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Friday, September 17, 2010
Dynasty Revival


Focused on introducing Hong Kong to the best and most innovative in fashion, style and design from around the world, Lane Crawford has invited a group of creatives to 'curate' exclusive items in celebration of our 160th anniversary.


Honouring Lane Crawford’s rich history and roots, the antique Chinese Ming chair — traditionally reserved for people of power, strength and status in China — is given modern makeovers by creative design visionaries, Tom Dixon, Fornasetti, Guangci, Jaime Hayón, Ilse Crawford, D.B. Kim for Swarovski Crystal Palace, Squint and Michael Young, transforming the traditional chair into one-of-a-kind contemporary works of art.


To share these special limited edition and one-of-a-kind pieces, they will be showcased at an exclusive exhibition at Lane Crawford’s ifc mall flagship store in September 2010.  The comprehensive project will incorporate a new multi-media platform including an interactive, world-contributed microsite, as well as an auction with proceeds benefiting UNICEF, the only UN organisation dedicated exclusively to children.


For further press enquiries, product loan or shooting request, please contact the PR team.



Barnaba Fornasetti



Barnaba Fornasetti, son of the founder Piero Fornasetti, is perpetuating the Fornasetti legacy by continuing to produce and renew designs with a creative heart. Fornasetti revives archive works and collaborates with diverse industries to keep his concepts new and interesting. Applying extraordinary visuals to designs, Fornasetti is able to create an abundance of important motifs that turn into the brand’s signature. Fornasetti’s commitment and dedication to create has marked a plausible recognition in the design industry.


Applying Fornasetti’s neoclassical, collaged, and surreal style to the Ming Chair, the design blurs the line between classics and modern art, and at the same time, highlights the essence of both the Chinese and Western cultures. The distinctive and unique shape of the Ming Chair allows Fornasetti to get creative with lavish whimsical imagery, such as owls perch on the seat-back, a pair of buttocks cheekily rest on the seat, a sun radiates on the back, and butterflies all over the chair. The application of the meticulous trompe l’oeil technique further animates the chair to create a new identity, transforming something that belongs to a different culture into “something Fornasetti” without conflict.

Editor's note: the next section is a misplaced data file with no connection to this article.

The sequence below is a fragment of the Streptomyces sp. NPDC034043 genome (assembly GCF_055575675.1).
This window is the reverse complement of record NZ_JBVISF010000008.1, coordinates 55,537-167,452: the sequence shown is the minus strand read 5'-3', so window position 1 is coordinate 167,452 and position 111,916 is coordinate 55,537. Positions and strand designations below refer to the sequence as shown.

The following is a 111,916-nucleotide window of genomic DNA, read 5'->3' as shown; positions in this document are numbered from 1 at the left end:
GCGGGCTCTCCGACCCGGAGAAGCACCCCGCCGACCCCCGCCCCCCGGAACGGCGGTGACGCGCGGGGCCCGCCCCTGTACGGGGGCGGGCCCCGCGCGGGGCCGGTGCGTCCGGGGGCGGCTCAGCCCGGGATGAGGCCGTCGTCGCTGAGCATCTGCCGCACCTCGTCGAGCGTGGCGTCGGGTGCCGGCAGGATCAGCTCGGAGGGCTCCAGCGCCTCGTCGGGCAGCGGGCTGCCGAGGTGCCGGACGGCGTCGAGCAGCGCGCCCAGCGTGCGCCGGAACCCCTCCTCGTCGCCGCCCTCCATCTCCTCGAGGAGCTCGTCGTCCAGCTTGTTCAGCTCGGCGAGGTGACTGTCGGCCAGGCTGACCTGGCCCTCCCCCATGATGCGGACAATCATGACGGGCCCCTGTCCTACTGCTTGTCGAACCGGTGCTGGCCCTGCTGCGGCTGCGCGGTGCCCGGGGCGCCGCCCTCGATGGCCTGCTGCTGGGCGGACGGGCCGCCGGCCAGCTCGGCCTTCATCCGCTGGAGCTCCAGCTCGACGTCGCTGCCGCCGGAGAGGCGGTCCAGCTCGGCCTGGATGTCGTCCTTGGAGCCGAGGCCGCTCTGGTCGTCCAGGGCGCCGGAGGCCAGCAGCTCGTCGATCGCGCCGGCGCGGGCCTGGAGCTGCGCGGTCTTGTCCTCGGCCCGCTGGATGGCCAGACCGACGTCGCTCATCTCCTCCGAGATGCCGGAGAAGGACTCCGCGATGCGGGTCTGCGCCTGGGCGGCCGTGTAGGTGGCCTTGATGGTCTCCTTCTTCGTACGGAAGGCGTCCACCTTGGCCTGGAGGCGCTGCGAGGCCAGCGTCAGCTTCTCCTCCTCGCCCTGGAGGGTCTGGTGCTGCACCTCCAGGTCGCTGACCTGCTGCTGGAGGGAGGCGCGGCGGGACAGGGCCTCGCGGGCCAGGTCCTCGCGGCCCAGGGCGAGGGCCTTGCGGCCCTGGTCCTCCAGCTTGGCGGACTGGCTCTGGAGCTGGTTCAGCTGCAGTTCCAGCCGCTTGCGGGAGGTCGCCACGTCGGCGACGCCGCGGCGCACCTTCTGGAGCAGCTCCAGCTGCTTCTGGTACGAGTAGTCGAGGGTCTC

Qu Guangci



Born and raised in Shanghai, Qu Guangci is a prominent sculptor. His works often romanticise the Cultural Revolution in the 1960s. Iconic figures such as communist leader Mao Tse-tung or significant revolution events are frequently featured. Qu likes to apply contemporary elements such as the use of bright colour and comic styles to add a hint of humour to the design. Qu explains that he went through the Cultural Revolution and that he wants to erase the abusive and painful memory with a new interpretation.


As a Chinese designer, Qu has a strong devotion and sense of belonging towards the Ming Chair. The Ming Chair is a representation of heritage and he believes heritage can be interpreted as a root of a tree. Regardless the circumstances, the roots of a tree are the key to its life. He poetically symbolises the piece as a Chinese folk tale, naming the chair “I Am A Tree” as an indication of his take on Chinese heritage and traditions. Qu aims to convey Chinese virtues in his designs with important values such as family bond, views on fortune, and appreciation of the nature. Known for his humorous and playful style, Qu adds bird figurines to the chair to further prove his statement, “I even want a flock of birds to think my chair as a tree”. Qu stands by his belief that humour can be found even in the most solemn event. 




Ilse Crawford

Ilse Crawford